The Caribbean children who grew up under the influence of American westerns would go on to incorporate cowboy themes into their creative work. Probably the two most familiar examples of this are Perry Henzell’s 1972 film, The Harder they Come, and Bob Marley’s “I Shot the Sheriff” (1973) and “Buffalo Soldier” (written 1980; not released until 1983). None of these works are cowboy stories, but they all incorporate the theme of a lone gunman facing insupportable odds. The conclusions of both Marley songs and Henzell’s film suggest, as Salkey’s novel also did, that the seductive fantasy of the American cowboy was a dangerous delusion for the Caribbean subject.
Henzell’s film contains an early scene of the main character Ivan watching Django (1966), a violent spaghetti western about a drifter who carries a coffin around everywhere he goes. Like Joe Brown in Salkey’s Hurricane, Ivan imagines himself as a lone gunman in a western when he is in a shootout with police at the end of the film. Both Ivan and Joe Brown realize their cowboy fantasy can put them in danger; Joe has to race to escape the hurricane when his imagination gets the better of him, and Ivan is killed by the police.
The connection between the cowboy theme and gun battles with the police can also be seen in Bob Marley’s “I Shot the Sheriff” which appeared on his Burnin’ album a year after the release of The Harder they Come. The song is not specifically connected to cowboys, but it mirrors the plot of countless western films from “The Fighting Deputy” (1937) to any of the Hollywood versions of the shootout at the OK Corral. (As an aside, Michael Jackson sung the song on his variety show in 1977 dressed in a fringed western shirt and cowboy hat. Very bizarre.) Unlike Henzell’s film, Marley’s song is open-ended; despite admitting to shooting the sheriff, he says only, “If I am guilty, I will pay.” The sheriff is gone, but the deputy still lurks to enact “justice.”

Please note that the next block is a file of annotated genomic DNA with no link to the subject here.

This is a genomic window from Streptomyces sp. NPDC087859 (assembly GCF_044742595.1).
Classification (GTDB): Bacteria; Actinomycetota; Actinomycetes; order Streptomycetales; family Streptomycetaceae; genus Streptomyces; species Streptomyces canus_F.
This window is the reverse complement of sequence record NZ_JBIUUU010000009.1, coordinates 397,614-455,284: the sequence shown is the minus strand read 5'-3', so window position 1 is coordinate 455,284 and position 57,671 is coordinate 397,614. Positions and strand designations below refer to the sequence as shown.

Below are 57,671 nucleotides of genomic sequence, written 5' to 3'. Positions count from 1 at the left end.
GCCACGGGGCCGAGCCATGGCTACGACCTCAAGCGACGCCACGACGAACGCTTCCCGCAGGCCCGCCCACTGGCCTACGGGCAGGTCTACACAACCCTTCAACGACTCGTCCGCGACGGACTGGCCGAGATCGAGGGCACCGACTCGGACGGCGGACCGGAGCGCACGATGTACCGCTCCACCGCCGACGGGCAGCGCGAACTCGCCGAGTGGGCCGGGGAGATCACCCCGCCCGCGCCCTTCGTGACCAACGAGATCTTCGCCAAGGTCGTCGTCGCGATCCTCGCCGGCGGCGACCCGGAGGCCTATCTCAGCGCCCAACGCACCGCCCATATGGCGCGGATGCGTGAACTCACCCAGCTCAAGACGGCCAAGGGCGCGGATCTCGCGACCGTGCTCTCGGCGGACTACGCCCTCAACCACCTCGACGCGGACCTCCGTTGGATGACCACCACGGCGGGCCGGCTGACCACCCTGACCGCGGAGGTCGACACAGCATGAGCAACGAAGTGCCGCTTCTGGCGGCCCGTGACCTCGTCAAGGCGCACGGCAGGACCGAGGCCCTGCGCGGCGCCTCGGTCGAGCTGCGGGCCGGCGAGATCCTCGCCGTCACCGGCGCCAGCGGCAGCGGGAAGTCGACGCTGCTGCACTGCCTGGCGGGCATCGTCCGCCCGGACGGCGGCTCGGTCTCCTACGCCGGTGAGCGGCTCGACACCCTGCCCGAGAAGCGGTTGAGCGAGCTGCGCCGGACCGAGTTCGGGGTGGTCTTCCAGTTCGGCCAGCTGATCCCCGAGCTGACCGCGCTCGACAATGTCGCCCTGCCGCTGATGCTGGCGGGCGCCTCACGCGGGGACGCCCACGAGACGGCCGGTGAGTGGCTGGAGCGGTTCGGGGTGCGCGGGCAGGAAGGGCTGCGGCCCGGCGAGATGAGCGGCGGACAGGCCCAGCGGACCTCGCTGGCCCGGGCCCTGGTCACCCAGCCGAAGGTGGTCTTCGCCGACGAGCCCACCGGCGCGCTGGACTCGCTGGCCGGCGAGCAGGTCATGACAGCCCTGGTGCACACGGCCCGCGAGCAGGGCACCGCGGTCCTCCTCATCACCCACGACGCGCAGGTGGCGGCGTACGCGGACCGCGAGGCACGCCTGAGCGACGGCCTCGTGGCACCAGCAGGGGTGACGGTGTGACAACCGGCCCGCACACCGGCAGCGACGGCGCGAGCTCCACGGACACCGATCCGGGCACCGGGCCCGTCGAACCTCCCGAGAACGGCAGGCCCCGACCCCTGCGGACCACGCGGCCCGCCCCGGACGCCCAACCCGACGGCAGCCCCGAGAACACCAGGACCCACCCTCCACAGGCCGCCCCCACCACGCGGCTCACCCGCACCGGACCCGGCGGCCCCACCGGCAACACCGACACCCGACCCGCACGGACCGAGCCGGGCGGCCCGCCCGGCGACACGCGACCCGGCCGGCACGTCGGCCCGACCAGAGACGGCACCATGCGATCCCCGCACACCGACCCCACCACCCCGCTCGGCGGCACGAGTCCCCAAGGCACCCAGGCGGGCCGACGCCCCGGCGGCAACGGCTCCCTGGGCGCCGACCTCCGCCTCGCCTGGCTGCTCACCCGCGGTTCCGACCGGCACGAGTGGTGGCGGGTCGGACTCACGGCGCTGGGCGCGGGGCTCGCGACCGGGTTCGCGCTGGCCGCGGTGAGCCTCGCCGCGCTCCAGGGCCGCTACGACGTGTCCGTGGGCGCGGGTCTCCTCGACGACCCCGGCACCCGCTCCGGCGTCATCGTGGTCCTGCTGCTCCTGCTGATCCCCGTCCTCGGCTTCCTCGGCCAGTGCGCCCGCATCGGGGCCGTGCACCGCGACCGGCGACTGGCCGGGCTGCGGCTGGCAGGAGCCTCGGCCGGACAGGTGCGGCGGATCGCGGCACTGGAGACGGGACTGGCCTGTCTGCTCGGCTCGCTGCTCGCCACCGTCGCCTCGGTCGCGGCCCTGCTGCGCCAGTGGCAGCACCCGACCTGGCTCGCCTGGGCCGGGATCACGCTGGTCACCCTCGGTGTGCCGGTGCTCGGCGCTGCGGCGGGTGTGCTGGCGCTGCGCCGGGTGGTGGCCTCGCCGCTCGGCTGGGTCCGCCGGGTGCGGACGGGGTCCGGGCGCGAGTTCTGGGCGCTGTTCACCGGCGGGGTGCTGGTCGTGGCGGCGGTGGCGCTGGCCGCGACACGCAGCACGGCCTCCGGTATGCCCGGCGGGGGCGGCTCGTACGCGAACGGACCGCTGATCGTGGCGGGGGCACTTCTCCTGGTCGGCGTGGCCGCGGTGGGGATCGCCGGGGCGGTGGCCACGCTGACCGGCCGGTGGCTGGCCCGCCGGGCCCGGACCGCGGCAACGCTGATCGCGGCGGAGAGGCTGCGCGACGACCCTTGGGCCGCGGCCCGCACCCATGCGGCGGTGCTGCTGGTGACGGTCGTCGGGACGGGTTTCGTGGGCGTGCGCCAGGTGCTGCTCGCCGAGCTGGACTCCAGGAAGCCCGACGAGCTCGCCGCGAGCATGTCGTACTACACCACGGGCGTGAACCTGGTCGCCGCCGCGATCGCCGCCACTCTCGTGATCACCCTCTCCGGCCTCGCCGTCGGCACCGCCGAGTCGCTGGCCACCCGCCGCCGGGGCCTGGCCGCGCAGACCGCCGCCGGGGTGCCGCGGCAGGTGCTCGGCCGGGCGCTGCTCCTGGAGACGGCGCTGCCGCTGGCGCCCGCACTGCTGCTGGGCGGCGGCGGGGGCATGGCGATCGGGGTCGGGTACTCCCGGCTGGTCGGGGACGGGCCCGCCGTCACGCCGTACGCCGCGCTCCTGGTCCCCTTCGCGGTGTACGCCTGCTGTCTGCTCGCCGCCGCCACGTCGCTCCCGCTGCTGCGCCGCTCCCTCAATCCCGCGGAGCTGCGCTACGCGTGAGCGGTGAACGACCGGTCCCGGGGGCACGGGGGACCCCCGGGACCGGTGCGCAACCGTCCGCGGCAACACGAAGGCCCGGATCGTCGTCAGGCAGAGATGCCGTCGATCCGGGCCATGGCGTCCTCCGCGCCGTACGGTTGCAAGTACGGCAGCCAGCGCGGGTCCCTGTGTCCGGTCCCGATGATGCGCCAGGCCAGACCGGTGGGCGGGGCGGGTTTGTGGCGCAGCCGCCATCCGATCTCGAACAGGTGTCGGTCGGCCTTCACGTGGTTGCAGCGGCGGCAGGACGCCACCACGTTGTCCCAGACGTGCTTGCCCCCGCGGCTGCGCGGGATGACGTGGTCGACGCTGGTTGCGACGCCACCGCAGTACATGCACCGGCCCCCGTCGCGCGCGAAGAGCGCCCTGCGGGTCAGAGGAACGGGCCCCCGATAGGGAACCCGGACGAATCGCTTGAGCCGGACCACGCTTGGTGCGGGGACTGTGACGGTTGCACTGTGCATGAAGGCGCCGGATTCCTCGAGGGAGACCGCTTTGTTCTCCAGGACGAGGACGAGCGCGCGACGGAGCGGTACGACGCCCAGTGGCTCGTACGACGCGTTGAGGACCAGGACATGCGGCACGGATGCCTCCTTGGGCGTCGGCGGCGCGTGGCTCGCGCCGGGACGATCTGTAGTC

Marley’s “Buffalo Soldier” is not about the fantasy version of “cowboys and Indians” but about the historical 10th Cavalry Division of the US Army who were made up of African-American soldiers after the Civil War. Although they were soldiers and not cowboys, they fought in the Indian Wars (against the Native Americans), and also in the Spanish-American War. In short, they looked like cowboys, they fought Indians, but they were tools of an empire that cared little for their rights. Buffalo soldiers are forced to act out an American desire to expand the west, just as those “stolen from Africa” (as Marley puts it) were forced to act in the Caribbean in the interest of British expansion. Marley, like Salkey and Henzell, were raised on the Empire next door; and though they were attracted to the image of themselves as Cowboys of the Caribbean, they knew that Americans were really just pirates in disguise.